Tuesday, December 9, 2014

The Clock Strikes at Midnight

Today's special guest is Joan Curtis. Joan has authored four business books published by Praeger Press. She has also published numerous stories, including:

•           Butterflies in a Strawberry Jar, Sea Oats Review, Winter, 2004
•           A Memoir Of A Friend, Chicken Soup for the Working Woman’s Soul, 2003 and Flint River Review, 1996
•           Jacque’s Story in From Eulogy to Joy, 2002
•           The Roommate, Whispering Willow Mystery Magazine, April 1997
•           A Special Sort of Stubbornness, Reader’s Digest, March 1997,
•           My Father’s Final Gift, Reader Digest, November 1994

Her first place writing awards include : Best mystery manuscript in the Malice Domestic Grants competition, best proposal for a nonfiction piece in the Harriette Austin competition, and best story, Butterflies in a Strawberry Jar in the Cassell Network of Freelance Writer’s Association.

Other Books:

Hire Smart and Keep ‘Em: How to Interview Strategically Using POINT, Praeger Press, an imprint of ABC-Clio, Santa Barbara, CA 2012.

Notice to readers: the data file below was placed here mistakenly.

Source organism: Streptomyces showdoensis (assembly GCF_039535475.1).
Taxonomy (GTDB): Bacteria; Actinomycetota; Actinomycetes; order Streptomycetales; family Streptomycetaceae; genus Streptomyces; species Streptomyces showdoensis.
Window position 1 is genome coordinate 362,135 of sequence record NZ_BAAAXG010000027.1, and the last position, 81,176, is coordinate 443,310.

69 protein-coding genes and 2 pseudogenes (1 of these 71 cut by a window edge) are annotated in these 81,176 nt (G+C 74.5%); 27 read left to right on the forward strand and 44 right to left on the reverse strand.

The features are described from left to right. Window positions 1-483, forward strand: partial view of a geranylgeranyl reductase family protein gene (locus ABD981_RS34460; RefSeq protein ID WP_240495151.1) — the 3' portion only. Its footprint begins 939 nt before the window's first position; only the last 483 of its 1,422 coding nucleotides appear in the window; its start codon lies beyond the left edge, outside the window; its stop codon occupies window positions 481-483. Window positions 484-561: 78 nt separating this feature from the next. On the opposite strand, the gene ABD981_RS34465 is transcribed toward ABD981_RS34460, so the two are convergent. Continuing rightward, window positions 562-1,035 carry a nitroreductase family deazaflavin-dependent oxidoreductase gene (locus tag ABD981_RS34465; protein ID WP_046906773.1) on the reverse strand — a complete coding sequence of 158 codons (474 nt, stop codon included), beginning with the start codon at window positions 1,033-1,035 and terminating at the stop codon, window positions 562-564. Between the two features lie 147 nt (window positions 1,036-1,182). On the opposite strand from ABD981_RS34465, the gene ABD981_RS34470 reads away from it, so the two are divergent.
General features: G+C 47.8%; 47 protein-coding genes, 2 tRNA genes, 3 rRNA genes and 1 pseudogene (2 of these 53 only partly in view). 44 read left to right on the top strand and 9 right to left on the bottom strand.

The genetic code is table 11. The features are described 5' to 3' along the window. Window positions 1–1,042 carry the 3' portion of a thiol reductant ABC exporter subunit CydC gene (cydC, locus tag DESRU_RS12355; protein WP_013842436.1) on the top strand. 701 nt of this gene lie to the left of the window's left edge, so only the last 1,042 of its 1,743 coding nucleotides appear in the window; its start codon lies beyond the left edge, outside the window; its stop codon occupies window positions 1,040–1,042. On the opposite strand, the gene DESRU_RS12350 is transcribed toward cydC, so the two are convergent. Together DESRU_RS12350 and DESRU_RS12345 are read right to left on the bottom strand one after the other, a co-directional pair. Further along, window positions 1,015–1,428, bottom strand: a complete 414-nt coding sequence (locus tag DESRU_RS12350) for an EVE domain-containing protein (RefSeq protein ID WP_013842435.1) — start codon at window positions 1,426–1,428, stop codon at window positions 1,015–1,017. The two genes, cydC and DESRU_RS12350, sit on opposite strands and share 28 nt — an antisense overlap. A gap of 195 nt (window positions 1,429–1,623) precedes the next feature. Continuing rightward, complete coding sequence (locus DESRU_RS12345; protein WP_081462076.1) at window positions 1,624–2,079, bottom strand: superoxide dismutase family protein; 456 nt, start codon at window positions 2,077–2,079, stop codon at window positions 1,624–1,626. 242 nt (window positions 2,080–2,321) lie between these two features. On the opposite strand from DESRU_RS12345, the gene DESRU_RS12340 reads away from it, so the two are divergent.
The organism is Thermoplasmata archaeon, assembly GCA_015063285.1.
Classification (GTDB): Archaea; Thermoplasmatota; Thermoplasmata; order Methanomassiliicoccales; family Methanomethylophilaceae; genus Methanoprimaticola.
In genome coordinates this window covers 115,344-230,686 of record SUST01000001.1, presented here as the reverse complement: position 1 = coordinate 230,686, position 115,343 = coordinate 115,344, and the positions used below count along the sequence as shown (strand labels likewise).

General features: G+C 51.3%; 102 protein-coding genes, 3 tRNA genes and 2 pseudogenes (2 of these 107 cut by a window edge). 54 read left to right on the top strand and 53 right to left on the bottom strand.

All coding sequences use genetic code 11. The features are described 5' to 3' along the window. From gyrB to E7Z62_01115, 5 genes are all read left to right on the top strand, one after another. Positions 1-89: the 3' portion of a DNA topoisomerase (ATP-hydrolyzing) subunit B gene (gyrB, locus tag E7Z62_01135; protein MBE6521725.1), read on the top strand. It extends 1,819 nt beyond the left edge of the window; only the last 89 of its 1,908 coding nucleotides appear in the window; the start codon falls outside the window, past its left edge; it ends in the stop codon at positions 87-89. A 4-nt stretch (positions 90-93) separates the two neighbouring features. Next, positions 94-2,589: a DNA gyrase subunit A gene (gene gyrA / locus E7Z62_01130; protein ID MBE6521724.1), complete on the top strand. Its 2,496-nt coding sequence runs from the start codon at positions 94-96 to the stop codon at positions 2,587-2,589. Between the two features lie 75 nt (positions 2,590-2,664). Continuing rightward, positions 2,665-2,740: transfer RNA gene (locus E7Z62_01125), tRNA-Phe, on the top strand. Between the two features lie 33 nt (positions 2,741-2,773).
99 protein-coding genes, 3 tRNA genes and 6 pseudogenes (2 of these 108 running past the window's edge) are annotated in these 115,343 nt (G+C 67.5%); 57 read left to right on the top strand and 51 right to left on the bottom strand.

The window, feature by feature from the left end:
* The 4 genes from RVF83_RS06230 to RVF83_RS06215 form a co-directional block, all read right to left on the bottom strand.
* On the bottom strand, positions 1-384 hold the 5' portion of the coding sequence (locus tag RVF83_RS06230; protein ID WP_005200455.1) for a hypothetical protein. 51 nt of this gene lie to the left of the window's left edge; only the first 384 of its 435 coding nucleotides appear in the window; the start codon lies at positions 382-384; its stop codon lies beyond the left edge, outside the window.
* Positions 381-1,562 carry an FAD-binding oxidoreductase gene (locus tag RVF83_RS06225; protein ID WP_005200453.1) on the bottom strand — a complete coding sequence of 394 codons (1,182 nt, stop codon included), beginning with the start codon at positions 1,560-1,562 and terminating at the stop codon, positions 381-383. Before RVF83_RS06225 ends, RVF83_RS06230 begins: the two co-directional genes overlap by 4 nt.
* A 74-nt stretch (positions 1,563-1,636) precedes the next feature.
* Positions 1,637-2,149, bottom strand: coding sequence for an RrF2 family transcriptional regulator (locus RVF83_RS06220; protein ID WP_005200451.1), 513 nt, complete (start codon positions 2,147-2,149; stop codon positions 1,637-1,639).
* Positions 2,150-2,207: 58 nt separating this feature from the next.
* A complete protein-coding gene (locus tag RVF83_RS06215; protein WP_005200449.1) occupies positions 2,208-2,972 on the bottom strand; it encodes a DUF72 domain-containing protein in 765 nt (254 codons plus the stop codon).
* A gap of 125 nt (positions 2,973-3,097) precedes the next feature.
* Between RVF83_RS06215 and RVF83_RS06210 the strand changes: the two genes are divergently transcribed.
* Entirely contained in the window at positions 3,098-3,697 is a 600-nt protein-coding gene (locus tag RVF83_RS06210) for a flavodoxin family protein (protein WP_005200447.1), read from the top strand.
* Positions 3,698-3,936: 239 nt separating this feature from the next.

The New Handshake: Sales Meets Social Media, Praeger Press, 2010, an imprint of ABC-Clio, Santa Barbara, CA

Managing Sticky Situations at Work: Communication Secrets for Success in the Workplace, 2009, Praeger Press, an imprint of ABC-Clio, Santa Barbara, CA.

Strategic Interviewing: Skills for Savvy Executives, 2000 published by Quorum Books, Greenwood Press.

“I write about characters who remind me of myself at times and my sister at times, but never fully so. My stories are told from a woman’s point of view. Characters drive my writing and my reading.”

Having grown up in the South with a mother from Westchester County New York, Joan has a unique take on blending the southern traditions with the eye of a northerner.  She spent most of her childhood in North Carolina and now resides in Georgia.

Tips for Creating Action Scenes